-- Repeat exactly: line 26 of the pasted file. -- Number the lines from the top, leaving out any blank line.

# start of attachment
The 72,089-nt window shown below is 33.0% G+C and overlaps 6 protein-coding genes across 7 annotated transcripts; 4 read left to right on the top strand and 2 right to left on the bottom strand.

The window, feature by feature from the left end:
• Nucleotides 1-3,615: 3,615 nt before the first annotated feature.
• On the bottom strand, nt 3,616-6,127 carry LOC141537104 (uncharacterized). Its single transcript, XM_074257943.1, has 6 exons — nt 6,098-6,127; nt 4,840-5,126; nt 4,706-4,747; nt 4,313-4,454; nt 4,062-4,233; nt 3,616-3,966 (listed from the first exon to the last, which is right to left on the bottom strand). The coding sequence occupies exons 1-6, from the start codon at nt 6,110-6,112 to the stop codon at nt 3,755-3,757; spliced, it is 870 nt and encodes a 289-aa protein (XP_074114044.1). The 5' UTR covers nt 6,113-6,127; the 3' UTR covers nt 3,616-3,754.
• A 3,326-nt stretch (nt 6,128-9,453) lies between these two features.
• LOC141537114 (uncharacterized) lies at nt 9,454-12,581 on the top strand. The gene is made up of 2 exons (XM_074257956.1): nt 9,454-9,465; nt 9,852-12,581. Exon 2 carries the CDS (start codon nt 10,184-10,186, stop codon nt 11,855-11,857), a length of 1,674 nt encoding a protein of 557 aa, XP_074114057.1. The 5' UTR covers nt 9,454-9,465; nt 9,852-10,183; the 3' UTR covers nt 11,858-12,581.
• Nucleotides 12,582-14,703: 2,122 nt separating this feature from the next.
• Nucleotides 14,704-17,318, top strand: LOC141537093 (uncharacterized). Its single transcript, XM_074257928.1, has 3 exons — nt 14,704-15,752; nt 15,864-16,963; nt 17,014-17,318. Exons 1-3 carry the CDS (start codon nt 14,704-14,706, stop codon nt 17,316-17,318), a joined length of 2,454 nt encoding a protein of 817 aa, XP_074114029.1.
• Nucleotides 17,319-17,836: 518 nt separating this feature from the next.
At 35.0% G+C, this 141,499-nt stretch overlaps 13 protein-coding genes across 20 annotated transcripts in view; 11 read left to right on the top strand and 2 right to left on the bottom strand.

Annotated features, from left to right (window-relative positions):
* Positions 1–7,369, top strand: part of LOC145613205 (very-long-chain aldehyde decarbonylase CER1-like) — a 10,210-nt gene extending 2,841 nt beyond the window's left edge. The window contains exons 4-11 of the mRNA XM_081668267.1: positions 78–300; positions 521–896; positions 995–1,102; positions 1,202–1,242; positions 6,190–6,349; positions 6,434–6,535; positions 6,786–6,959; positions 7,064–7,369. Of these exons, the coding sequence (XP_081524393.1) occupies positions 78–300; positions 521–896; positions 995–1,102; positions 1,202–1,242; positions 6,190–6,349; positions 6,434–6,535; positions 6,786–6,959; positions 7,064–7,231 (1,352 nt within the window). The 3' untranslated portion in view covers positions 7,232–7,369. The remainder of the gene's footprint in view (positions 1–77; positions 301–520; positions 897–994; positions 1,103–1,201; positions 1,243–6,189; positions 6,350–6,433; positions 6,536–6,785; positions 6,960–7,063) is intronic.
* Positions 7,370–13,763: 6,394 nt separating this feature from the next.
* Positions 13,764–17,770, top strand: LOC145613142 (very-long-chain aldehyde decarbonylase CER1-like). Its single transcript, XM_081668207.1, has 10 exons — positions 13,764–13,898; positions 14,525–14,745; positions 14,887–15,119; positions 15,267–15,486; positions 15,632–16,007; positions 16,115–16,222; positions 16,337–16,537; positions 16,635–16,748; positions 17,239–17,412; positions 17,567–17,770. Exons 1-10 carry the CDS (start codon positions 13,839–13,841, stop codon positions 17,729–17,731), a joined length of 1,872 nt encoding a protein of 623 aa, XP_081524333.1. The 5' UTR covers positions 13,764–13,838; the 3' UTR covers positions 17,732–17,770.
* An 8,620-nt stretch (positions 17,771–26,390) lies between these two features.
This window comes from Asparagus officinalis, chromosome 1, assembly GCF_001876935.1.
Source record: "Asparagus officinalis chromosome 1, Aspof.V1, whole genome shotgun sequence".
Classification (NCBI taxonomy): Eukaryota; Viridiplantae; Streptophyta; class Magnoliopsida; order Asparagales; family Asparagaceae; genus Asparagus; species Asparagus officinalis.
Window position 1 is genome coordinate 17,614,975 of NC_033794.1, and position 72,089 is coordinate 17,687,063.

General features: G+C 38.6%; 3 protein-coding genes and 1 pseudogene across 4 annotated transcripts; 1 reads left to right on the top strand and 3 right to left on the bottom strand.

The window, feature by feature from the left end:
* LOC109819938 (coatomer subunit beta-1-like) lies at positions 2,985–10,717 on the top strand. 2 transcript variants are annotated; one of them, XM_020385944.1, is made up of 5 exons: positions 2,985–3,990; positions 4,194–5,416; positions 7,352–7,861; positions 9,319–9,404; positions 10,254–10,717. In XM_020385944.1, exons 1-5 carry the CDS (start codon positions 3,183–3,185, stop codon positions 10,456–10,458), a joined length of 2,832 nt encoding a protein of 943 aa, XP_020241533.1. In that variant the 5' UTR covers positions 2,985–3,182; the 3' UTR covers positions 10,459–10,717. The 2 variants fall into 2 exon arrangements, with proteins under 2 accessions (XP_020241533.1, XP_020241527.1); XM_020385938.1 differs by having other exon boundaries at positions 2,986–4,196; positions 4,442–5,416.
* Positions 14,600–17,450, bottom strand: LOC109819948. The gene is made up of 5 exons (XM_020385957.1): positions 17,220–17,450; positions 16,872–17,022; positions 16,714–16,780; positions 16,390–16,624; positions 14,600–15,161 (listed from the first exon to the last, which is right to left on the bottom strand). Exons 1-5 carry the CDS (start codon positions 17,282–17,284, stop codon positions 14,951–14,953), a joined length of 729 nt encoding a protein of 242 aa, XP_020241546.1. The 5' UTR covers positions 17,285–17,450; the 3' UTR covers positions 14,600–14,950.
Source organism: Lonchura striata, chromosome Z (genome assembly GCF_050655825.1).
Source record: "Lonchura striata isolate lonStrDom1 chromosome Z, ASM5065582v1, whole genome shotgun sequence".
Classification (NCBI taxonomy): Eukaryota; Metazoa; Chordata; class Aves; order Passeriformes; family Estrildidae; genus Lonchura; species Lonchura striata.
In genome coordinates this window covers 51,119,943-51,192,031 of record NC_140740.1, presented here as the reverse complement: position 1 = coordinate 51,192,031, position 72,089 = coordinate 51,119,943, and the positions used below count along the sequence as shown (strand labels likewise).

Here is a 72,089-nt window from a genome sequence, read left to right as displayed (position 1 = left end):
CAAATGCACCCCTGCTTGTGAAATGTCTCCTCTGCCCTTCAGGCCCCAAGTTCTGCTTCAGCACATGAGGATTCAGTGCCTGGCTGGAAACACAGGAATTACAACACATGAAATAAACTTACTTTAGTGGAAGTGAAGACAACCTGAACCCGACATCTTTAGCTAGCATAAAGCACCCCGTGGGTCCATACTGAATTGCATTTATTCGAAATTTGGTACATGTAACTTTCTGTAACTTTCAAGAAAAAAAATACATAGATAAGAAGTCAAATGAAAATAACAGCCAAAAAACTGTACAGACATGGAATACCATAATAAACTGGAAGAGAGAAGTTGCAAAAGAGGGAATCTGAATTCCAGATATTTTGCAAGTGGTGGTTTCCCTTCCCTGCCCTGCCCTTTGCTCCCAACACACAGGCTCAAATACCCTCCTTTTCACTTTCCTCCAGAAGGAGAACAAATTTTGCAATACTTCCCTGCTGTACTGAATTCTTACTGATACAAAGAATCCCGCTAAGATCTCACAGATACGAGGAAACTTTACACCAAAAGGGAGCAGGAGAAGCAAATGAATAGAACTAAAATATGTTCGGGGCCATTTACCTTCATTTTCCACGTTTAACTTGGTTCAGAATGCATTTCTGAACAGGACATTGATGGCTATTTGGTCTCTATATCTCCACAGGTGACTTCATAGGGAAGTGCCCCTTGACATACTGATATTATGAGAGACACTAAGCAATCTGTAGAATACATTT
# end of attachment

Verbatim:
Classification (NCBI taxonomy): Eukaryota; Metazoa; Chordata; class Aves; order Passeriformes; family Estrildidae; genus Lonchura; species Lonchura striata.